Gray Treefrog
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Online Guide to the Amphibians and Reptiles of Connecticut

Gray Treefrog - Hyla versicolor


A granular-skinned tree frog reaching 2 inches (5.0 cm) snout to vent length (see photo at right). The coloration is highly variable, though most specimens are grayish with black markings on the back. Some specimens are green, occasionally completely lacking dorsal patterning. Individuals change color readily, though some seem to do so more readily than others. All color phases have yellowish orange on the inner thigh, and a white line connecting the eye to the corner of the mouth. At right, profile of Hyla versicolor (note the yellow groin coloration characteristic of this species).



The species breeds in late spring to early summer, generally in vernal pools or other temporary waters. In farming areas it will often breed in horse troughs or even buckets of water left standing overnight. Eggs are laid on vegetation at the water’s surface in clumps of 15 to 35 eggs (see Klemens 1993). The larvae have yellowish orange tails.



Hyla versicolor tadpole from Canaan, Connecticut.
This metamorph Gray Treefrog from Canaan, Connecticut, is typical of the species and is green. In some areas of the U.S. this juvenile color is retained into adulthood, but in Connecticut the green fades to the typical gray coloration.




The call is a musical trill similar to the call of a red-bellied woodpecker. Males will often call toward late afternoon from resting points high in trees. | Listen



Uses many habitats, but especially moist deciduous forests. It can also be found in upland habitats, even resting on rocky cliff faces by day. Its coloration camouflages it well against either tree bark or lichen-covered rock.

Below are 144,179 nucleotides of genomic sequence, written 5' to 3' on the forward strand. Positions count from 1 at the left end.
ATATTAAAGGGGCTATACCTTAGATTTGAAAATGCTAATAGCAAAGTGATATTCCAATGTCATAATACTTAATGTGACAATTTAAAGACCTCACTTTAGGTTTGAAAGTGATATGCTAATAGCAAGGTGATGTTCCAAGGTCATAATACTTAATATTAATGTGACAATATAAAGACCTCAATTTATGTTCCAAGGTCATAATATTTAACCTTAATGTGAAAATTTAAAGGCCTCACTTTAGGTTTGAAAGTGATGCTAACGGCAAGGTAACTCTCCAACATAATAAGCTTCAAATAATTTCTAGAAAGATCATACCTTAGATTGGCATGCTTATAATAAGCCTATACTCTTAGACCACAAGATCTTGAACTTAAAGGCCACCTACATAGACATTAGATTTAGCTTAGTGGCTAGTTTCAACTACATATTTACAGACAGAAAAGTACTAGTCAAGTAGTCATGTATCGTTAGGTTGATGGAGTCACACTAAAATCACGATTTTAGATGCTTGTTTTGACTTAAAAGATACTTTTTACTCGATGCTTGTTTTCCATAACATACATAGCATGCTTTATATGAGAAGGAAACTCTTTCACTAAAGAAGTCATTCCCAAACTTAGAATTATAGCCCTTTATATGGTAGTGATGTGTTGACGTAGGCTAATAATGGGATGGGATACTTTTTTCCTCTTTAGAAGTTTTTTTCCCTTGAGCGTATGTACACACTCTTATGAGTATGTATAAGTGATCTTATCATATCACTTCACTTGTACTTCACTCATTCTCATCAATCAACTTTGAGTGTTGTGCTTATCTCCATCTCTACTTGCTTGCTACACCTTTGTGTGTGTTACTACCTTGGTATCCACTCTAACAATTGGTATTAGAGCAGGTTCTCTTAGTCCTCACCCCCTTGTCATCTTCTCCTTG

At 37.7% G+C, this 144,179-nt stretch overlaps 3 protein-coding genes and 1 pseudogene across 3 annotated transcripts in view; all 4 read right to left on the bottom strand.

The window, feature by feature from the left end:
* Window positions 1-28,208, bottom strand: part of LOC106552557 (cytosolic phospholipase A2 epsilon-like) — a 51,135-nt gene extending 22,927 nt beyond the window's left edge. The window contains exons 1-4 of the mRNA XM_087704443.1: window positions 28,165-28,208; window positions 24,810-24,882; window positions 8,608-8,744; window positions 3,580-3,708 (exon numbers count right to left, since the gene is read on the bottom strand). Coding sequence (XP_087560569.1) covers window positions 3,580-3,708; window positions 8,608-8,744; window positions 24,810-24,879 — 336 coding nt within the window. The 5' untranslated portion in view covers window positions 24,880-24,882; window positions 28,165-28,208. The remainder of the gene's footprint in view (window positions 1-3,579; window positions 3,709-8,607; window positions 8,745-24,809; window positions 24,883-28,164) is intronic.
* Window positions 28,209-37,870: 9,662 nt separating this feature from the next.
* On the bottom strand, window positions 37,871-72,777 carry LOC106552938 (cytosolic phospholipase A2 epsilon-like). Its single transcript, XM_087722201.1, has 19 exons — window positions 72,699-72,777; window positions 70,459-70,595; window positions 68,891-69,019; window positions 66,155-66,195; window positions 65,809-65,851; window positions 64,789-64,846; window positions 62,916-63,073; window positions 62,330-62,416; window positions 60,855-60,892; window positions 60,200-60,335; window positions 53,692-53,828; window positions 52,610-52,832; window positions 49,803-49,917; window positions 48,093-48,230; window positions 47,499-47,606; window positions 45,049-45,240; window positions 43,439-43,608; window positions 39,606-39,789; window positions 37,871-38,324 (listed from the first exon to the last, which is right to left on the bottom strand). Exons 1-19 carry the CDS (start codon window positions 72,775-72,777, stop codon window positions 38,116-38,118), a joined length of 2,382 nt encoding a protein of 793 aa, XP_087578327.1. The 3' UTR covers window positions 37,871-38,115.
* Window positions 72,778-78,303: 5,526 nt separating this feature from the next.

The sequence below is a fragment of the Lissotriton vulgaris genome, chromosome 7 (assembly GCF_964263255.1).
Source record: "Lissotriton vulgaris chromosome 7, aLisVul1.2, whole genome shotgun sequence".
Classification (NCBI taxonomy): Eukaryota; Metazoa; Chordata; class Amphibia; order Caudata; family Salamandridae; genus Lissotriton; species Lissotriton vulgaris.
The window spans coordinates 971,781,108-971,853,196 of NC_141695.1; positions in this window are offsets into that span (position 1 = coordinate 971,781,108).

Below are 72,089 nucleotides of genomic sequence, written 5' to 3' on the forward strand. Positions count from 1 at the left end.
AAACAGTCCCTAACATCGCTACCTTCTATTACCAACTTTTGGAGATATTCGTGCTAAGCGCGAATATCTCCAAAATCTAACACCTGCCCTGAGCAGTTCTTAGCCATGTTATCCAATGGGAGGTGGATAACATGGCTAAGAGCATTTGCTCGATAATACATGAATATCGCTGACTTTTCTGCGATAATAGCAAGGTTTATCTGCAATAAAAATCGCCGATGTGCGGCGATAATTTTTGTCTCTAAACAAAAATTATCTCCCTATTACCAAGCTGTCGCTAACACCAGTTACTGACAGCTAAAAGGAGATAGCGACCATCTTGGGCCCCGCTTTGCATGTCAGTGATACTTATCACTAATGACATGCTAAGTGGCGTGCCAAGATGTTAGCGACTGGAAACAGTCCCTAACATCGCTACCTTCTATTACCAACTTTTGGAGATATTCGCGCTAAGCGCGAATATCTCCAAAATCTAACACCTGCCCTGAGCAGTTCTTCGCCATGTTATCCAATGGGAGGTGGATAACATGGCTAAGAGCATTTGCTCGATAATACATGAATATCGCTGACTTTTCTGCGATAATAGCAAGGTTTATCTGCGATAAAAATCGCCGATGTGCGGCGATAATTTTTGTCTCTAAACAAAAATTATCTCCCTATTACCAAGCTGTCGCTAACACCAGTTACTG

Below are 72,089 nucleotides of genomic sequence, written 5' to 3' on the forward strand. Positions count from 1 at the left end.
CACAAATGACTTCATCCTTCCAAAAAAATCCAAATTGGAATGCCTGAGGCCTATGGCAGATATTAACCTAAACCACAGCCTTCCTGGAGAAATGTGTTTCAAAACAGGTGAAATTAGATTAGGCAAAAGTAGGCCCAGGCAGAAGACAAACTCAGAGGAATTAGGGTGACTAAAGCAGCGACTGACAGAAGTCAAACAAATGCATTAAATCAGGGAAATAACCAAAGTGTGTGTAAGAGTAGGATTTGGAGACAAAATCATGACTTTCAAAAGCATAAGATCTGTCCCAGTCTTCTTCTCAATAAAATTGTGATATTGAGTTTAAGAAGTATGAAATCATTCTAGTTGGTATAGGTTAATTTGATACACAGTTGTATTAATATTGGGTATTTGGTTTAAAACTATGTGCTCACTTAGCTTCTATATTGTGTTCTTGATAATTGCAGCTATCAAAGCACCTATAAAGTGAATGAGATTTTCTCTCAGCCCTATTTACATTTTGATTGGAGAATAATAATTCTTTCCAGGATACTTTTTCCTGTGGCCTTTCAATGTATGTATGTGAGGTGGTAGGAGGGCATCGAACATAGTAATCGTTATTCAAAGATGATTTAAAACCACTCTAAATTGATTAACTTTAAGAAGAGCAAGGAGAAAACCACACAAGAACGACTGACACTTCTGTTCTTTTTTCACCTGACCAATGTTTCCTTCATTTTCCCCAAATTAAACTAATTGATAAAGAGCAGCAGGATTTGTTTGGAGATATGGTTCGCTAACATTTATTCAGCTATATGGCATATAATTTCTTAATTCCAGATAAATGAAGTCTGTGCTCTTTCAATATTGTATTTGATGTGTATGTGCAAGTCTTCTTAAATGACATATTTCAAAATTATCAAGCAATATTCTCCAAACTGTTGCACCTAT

Feeds primarily on insects and other invertebrates.



Found throughout much of the eastern United States. In Connecticut it is found sporadically throughout the state with populations known in every county.



Though not listed as a threatened species, its dependency on vernal pools and shrubby wetlands has resulted in apparent decline in populations. Klemens (1993) warns that land development and habitat destruction may be causing serious damage to populations of this species by reducing the number and quality of suitable breeding grounds.



The only true tree frog in the state of Connecticut.



Conant, R. and J.T. Collins. 1991. A Field Guide to Reptiles and Amphibians: Eastern/Central North America. Boston: Houghton Mifflin. 450 pp.

Klemens, M.W. 1993. Amphibians and Reptiles of Connecticut and Adjacent Regions. Hartford, CT: State Geological and Natural History Survey of Connecticut Bulletin 112. 318 pp.



Text by Gregory J. Watkins-Colwell.
Photographs (tadpole) © Gregory J. Watkins-Colwell. All rights reserved. Used by permission.
Photographs (metamorph) © Twan Leenders. All rights reserved. Used by permission. Animals featured in photographs on this page are from Connecticut.

Audio files from The Calls of Frogs and Toads [book and CD-ROM]
Published March 2004 by Stackpole Books; 1.800.732.3669.
© 1994 Lang Elliott/NatureSound Studio
All rights reserved. Used by permission.